Mycroft's Journal

The Holmes family, a family for which I am patriarch, lord and master, is a strange one. Strange in that - despite its elusiveness and indifference to the outside world and, indeed, Sherlock's life - it has produced possibly the most extraordinary man that I have ever met. He is no doubt the most impossible one. I cannot imagine meeting anyone who could be quite so remarkable.

He is a solitary man, a man who once seemed without a heart, which is certainly saying something coming from a man once called the 'Ice Man'. He has always seemed impossible to me, ever since I was a child. So graceful and beautiful that even I, who sees him as a brother, cannot not deny that beauty. He has never seemed to share that notion, however. He cannot see what, arguably, most people who cross his path are struck with like a bolt of lightening. He does not see the flirtatious smiles sent his way by pretty girls - and boys, for that matter. Nor does he notice the instant respect and interest his aristocratic features earn him. All that he can see when he looks in the mirror is the same repulsive face that he was born with. Objectively, he can see that the physical imperfections are gone, but the mental scars will never leave him.

When I see him, however, I see the man who returned to my life not long ago. A man who looks as if he were crafted instead of born. Can I even call him a man? He seems to be akin to a god in many respects. His features are too sharp and defined to be born of a mortal woman, and his eyes sparkling with terrible knowledge. A woman once for me that his top lip looked sharp enough to cut, but that she would gladly bleed a thousand rivers for just one kiss. I cannot say that I fail to see what she means. He is a work of art, born of science and passion. It has simply taken many hard, painful years, filled with arduous work and research to make him into the masterpiece we see today.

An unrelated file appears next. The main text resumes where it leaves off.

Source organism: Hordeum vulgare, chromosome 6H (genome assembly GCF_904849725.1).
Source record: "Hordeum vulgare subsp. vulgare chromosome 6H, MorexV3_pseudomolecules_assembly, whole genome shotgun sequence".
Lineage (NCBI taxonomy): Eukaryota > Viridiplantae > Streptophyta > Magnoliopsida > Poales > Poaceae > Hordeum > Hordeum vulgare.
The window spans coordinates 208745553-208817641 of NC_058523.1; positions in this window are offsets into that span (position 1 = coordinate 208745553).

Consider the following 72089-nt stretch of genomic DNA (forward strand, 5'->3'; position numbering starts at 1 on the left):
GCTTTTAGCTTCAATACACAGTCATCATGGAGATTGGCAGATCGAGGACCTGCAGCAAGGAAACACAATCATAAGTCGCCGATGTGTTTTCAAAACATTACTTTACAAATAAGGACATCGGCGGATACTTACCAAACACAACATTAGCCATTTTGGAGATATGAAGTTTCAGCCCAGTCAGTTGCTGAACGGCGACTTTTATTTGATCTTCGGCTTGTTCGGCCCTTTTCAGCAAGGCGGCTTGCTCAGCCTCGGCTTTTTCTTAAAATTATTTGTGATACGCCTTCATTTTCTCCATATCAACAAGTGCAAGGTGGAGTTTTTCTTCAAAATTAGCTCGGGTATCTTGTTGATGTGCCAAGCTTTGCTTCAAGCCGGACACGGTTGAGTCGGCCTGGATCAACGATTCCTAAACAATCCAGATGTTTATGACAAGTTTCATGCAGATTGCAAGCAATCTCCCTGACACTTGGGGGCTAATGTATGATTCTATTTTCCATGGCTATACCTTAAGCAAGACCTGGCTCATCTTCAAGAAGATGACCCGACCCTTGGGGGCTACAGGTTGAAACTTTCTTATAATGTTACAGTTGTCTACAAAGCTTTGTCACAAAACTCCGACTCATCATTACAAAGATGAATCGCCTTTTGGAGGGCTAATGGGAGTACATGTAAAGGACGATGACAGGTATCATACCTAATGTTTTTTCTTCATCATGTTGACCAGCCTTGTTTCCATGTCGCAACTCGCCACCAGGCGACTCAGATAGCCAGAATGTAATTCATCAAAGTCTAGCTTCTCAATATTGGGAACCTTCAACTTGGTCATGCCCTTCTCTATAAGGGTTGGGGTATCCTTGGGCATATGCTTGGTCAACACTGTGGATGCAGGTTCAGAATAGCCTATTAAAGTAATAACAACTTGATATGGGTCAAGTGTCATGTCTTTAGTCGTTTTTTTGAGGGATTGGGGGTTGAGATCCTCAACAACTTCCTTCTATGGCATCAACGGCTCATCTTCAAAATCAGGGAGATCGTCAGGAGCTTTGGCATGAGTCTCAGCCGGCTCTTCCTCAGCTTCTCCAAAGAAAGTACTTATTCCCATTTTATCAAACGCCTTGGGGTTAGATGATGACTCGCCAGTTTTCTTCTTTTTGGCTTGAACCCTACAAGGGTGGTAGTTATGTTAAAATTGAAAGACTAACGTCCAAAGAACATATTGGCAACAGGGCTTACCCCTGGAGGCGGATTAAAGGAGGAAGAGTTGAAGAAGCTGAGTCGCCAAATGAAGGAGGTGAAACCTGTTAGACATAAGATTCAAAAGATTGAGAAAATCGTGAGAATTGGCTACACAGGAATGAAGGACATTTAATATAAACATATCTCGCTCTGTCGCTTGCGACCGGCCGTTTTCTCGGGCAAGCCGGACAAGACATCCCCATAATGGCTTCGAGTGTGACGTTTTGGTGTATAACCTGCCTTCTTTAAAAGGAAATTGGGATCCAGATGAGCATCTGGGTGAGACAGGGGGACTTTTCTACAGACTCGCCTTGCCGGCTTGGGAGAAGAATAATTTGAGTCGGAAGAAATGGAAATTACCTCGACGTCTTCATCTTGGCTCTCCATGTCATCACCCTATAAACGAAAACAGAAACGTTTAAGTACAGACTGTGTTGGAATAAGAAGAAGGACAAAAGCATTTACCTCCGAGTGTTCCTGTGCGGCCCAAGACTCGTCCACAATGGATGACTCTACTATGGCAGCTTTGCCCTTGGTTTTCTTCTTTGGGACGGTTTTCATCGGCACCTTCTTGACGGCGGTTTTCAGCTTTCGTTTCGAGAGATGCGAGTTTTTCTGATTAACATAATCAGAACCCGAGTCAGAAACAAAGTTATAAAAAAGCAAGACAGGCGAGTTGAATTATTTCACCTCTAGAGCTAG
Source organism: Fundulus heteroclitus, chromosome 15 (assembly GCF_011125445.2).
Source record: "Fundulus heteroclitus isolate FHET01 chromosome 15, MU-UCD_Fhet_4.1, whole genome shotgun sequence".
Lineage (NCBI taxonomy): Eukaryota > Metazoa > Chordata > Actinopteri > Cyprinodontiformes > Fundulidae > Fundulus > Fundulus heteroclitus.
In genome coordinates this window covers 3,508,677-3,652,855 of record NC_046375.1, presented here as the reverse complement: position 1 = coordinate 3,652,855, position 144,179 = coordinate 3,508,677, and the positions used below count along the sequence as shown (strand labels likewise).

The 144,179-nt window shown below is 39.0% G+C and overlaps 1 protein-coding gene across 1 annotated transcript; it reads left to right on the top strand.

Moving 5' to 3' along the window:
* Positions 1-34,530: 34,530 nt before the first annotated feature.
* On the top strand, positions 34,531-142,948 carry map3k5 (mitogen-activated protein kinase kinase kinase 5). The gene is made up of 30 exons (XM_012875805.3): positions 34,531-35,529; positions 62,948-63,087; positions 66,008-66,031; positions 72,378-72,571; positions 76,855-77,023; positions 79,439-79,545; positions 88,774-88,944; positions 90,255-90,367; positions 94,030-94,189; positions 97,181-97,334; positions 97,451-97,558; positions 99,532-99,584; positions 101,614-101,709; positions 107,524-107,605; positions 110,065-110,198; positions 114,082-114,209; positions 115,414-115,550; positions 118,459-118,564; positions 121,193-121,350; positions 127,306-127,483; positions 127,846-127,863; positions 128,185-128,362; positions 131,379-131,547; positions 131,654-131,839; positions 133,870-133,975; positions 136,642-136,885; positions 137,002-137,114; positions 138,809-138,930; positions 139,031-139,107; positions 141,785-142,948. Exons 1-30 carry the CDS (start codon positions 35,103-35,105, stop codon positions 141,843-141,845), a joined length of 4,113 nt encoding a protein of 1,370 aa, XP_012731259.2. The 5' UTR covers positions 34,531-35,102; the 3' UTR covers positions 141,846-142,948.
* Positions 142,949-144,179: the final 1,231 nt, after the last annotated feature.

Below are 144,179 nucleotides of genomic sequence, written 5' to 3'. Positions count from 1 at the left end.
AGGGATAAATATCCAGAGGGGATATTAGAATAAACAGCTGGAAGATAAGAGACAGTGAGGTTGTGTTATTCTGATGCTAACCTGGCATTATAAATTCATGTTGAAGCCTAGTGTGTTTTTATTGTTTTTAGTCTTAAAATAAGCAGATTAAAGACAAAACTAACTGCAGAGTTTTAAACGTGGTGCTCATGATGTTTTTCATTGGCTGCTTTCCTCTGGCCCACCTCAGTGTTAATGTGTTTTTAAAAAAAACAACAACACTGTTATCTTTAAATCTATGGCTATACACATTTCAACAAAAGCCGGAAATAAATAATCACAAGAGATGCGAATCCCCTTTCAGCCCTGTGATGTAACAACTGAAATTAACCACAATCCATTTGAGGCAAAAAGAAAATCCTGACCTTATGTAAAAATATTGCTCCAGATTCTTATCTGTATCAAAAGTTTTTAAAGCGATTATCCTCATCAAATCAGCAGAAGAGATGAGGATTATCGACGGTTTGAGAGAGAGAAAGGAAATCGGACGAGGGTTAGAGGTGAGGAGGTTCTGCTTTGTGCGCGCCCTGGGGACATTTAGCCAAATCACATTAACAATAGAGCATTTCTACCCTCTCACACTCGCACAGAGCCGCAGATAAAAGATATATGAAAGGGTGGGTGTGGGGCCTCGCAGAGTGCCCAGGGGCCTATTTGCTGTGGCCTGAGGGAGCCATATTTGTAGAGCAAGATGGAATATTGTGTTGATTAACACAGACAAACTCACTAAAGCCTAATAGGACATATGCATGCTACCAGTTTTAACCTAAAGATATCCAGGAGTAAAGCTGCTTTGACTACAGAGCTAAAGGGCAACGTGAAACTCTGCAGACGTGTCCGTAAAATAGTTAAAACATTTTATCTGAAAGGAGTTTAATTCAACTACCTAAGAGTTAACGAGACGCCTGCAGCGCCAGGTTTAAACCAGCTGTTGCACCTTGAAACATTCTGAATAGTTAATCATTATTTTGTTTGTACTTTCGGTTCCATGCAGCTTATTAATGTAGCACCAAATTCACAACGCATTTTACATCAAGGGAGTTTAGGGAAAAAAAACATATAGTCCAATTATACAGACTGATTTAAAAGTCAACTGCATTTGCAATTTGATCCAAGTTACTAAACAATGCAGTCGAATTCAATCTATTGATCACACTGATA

For when I say that he looks as if he were crafted, the truth is that this was indeed the case; he was born at the hand of a mortal god - Victor Frankenstein. There was only one thing the scientist could not grant the creature that finally drove him to his graves for his misdeeds. A soul. That spark of life was dull and lacking, as it would no doubt be in any artificial creature, and there was only one man who could ever breathe real life into the beast. I knew that man was who we had waited for—who Sherlock had waited to find for nearly two hundred years—the second I saw him. We both saw through the plain and ordinary façade, right to the extraordinary man beneath the woollen jumper. He was the one who could grant a soul when not even the genius creator could. But then Victor had never been the most feeling of men. I suppose it is a trait passed down our family, since neither Sherlock nor I can boast a great amount of emotion or compassion. It is a source of great frustration for both of our partners.

But I am getting ahead of myself. I feel far more free to speak here in my private notes. In everyday life, I guard my secrets close to my chest, as my family taught me — hold your cards tight and only play them when it is to your advantage, I was told. Never play a card in the heart suit though. They are to be locked away at all times.